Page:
Monday, October 25, 2010

Be Good At Something Different...

In ministry, most churches and leaders try to be good at what everyone else is good at doing. We’re trying to improve our preaching, youth groups, children’s curriculum, worship, campus ministry, etc.

The problem is that we’re not blessed with the same gifts or called to the same types of ministries. Why not give ourselves permission to be good at something that few other churches and leaders are striving to do?

Maybe we can be phenomenal at doing a sports ministry with immigrant kids in local apartment complexes, sponsoring parties for mentally challenged people in your community, or impacting the world through mentoring the next generation of Kingdom leaders. Maybe we’re called to serving our community with radical generosity, doing evangelism through Facebook, or leveraging your wealthy suburban church to support the planting of a church in another city's inner city.

Rather than being good at the usual ministries... what if we attempted to be good at something we’re uniquely positioned to do. Be good at something different!

What is something different you (or your ministry) can do?

Monday, October 18, 2010

Convicted Civility...

"One of the real problems in modern life is that the people who are good at being civil often lack strong convictions, and people who have strong convictions often lack civility." - Martin Marty

We need both a civil outlook and a "passionate intensity" about our convictions... thus, a "convicted civility."

Monday, October 11, 2010

To Scoot Or Not To Scoot...

This recent post by Jon Acuff made me laugh. No one casts a more entertaining and knowledgeable eye on church-world than Jon. And as someone who has stood at the microphone and asked people to "Please scoot to the middle," I'm intrigued with the whole scoot or no scoot conversation.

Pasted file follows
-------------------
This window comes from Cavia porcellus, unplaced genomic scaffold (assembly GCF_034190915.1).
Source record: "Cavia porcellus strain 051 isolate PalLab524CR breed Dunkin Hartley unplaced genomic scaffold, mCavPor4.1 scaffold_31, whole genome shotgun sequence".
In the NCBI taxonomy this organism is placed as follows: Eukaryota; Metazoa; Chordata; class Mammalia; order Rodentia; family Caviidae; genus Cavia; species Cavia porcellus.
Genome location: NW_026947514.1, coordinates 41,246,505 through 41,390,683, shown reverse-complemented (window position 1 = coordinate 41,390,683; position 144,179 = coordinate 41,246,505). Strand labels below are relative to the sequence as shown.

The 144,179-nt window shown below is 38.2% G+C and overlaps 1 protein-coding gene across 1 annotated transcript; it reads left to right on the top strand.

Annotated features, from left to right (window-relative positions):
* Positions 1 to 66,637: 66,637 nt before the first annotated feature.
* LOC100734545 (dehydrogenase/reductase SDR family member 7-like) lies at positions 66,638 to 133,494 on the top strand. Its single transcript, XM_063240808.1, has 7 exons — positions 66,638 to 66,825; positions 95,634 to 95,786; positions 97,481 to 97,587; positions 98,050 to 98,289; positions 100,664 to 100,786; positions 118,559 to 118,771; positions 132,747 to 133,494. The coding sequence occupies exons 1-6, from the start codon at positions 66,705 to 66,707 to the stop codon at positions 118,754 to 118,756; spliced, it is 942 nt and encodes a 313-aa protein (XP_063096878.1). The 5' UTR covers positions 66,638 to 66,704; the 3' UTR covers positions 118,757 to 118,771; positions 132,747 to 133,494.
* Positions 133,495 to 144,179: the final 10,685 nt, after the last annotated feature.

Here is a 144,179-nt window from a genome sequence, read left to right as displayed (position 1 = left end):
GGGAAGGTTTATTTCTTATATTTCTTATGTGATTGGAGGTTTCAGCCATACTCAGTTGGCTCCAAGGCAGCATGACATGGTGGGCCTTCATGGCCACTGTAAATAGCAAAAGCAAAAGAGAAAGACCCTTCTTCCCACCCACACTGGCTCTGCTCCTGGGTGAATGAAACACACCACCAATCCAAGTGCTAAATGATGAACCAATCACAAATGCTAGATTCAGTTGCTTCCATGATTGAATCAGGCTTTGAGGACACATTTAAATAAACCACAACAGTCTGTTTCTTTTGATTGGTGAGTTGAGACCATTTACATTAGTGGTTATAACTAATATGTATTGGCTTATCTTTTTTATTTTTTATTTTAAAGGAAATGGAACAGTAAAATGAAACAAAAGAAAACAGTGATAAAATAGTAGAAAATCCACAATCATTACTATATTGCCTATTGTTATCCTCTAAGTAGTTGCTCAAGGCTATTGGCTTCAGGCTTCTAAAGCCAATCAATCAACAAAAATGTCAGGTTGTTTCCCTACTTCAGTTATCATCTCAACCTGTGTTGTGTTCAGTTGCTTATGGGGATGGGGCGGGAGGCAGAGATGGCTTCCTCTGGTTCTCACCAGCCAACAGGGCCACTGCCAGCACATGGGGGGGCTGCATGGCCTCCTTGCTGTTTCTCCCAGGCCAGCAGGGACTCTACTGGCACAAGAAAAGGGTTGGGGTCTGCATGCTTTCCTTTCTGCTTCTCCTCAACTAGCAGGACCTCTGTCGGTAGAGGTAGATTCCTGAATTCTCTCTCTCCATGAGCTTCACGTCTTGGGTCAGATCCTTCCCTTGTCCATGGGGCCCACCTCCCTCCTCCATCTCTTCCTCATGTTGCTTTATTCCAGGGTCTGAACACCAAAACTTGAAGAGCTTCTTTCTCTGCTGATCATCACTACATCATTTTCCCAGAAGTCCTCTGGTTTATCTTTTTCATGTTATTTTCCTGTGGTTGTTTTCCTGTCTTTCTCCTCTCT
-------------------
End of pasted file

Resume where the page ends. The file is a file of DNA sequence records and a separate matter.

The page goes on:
There are two types of people in the world: those who will sit in a seat that’s not theirs at an event and those who won't.

I am in the "won't" category. If I have tickets for the nosebleed section at a concert, that's where I sit. I can't sneak down front and sit in better seats without constantly thinking the rightful owner of that seat is about to show up at any moment. And he's probably an Ultimate Fighter with his concealed weapon permit.

Plus, when you get caught you have to pretend you didn't know you're $10 tickets didn't permit you to sit on the front row. "Wait a second, this is row #1? Let me look at my ticket. Oh, would you look at that! I'm in row #1,000. Simple mistake on my part. Whoops!"

I can't do it. I can't be that guy, which is why I like the seating arrangement at most churches. No one has a ticket. Each Sunday morning is a seat free for all. And it all comes to a head when one of the ministers or elders says one thing:

"Please scoot to the middle so people who just got here can squeeze in."

But every time I hear that phrase three things go through my head:

1. The scoot rewards bad behavior.

I got here early. I've got the end of the aisle on lockdown. If I scoot, people who come late are going to be rewarded for their late behavior. Like a hamster receiving a delicious nut when it presses a lever, they'll associate lateness with primo end of aisle seating. That's perpetuating bad behavior.

2. Can we all vote on a better word than "scoot"?